Super Eco Speed


A question for engineers:
Large container vsls designed for speeds of up to 25-26 knots, and B&W engines of 75.000 HP to 90.000 HP (10 or 12 cylinders).
Max rpm 104 / 26 kts
Eco rpm: 80-84 rpm / 20 kts
The recent trend is to reduce speed to some 14 to 16 knots, which actually is manouvering speed.

The question:

  1. What is the long term effect on main engine?
  2. Once per day running on full navigation speed - can this help?
  3. Any other comment or advice.

1.) If the load reduction is made without attention to condition of injectors, cylinder lube quantity, fuel quality, exhaust temp, stack temp and jacket water temperatures, really bad stuff will quickly follow.

2.) That would be nice while the engine is at high load but it might also start a fire in the exhaust before the turbo and overspeed/wreck the turbo if the conditions in 1. were not addressed.

3.) The engine manufacturers are spending a lot of time working on solutions to the problems created by slow steaming. Read this, it might answere a lot of your questions and provide hints at other issues involved. [B][/B]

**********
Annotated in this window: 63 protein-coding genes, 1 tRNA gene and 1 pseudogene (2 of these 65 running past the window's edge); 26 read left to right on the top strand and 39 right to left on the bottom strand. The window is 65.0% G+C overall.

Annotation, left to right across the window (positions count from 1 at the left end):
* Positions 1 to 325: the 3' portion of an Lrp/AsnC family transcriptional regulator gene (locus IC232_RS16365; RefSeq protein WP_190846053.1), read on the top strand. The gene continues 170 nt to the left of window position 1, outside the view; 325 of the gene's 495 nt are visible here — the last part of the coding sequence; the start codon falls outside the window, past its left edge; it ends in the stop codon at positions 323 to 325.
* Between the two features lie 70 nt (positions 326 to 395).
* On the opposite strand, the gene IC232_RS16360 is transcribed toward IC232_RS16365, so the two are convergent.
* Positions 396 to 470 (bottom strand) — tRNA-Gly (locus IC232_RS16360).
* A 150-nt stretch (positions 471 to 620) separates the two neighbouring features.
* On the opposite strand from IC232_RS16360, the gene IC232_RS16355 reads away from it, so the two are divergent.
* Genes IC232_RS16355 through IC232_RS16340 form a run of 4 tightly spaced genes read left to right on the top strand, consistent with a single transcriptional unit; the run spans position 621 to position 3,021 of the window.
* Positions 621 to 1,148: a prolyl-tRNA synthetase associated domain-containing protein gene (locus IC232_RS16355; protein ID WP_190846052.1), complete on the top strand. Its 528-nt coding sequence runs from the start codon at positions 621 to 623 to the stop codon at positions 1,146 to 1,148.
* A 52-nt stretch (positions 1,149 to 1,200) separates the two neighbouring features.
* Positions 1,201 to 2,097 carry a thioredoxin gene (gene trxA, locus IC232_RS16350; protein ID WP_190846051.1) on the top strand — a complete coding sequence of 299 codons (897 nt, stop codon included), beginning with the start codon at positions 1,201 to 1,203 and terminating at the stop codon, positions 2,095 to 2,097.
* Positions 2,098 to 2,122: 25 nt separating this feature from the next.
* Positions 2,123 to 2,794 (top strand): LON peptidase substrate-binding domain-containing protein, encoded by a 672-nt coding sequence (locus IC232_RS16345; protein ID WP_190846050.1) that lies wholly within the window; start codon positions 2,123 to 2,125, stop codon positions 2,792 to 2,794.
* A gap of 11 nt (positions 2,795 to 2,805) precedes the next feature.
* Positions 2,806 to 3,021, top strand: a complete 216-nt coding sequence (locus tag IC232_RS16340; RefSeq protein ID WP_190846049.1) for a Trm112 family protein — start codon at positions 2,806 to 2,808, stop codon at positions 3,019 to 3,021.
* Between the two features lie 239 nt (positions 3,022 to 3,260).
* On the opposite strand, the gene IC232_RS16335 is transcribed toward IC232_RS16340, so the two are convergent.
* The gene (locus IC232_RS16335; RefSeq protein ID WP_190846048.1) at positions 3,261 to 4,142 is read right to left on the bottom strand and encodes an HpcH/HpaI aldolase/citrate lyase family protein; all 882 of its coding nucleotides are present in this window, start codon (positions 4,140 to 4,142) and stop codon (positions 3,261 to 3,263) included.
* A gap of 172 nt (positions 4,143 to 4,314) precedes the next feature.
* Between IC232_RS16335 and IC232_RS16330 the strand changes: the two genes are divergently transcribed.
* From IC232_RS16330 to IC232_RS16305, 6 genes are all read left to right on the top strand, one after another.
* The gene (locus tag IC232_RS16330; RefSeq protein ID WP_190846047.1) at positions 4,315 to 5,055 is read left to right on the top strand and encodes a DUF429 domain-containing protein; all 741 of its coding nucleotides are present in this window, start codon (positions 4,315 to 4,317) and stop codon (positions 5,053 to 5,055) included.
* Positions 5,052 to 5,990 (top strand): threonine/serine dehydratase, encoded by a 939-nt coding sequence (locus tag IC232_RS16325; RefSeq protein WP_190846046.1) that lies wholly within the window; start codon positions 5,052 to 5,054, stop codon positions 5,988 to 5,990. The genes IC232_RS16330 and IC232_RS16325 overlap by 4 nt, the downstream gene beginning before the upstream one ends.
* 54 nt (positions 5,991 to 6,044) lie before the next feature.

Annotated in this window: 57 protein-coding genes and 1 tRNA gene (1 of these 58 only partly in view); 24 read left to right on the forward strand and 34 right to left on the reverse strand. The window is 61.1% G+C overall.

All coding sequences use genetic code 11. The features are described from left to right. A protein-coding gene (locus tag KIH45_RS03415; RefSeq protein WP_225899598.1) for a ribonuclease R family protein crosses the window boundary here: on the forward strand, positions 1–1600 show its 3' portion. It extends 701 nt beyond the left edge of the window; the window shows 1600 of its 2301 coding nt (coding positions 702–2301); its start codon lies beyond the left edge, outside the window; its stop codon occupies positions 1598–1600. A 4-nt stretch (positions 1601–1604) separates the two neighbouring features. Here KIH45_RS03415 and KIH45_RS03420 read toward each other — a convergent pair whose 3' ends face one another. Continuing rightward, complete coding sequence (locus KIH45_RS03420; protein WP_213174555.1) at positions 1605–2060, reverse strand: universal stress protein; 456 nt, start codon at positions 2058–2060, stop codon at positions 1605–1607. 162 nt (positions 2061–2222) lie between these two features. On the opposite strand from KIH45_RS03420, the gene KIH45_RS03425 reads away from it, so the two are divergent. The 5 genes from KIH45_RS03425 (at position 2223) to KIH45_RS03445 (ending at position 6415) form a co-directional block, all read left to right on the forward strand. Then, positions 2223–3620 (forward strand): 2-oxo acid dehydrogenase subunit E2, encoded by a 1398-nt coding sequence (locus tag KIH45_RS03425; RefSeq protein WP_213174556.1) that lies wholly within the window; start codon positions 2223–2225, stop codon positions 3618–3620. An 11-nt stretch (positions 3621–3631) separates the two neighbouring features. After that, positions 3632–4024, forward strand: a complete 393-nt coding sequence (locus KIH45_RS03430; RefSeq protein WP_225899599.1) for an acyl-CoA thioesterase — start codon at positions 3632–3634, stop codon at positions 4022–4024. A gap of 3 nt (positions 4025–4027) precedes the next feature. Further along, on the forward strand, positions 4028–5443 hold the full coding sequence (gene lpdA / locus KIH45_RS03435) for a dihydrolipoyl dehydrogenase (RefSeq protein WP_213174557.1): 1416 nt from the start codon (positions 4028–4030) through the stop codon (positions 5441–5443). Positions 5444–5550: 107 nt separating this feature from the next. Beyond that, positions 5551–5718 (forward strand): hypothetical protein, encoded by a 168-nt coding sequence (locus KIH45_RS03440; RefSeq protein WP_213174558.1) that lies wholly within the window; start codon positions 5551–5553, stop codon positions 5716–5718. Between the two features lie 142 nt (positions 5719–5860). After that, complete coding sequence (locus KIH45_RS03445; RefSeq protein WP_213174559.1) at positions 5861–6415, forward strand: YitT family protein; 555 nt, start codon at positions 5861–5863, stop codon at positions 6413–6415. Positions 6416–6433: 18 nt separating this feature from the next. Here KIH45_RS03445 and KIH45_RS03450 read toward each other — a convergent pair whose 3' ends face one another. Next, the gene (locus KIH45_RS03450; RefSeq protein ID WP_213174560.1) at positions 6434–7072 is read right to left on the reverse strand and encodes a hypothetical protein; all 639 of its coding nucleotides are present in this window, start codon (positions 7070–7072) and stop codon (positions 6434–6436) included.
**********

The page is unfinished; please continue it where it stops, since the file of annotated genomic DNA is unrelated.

On 8 cylinder 17,000 hp B&W full sea speed is 96.5 rpm, about 19 kts, normal full sea speed is 95 rpm (about 18.5 kts). When ordered to use most economical speed we reduce to 85 (about 17kts) but increase to 95 twice a day to clean things out, I don’t know how effective that is.

I’ve never worked with B&W engines but thats standard proceedure for medium and high speed engines running at reduced load for extended periods. To reduce the chance of a stack or manifold fire, regular loading would be cycled. On the Storks, Wichmanns ect, we would water wash the turbos at the end of the cycle.

The newest generation engines (Cat ect)with smoke mapping programs, there can be be plural criticle ranges in RPMs and loads. Turbo inlet temp rise is the biggest problem. Pulsating and barking can be another.

Then there’s the high speed engines burning heavy blends…I took that as a sign to retire.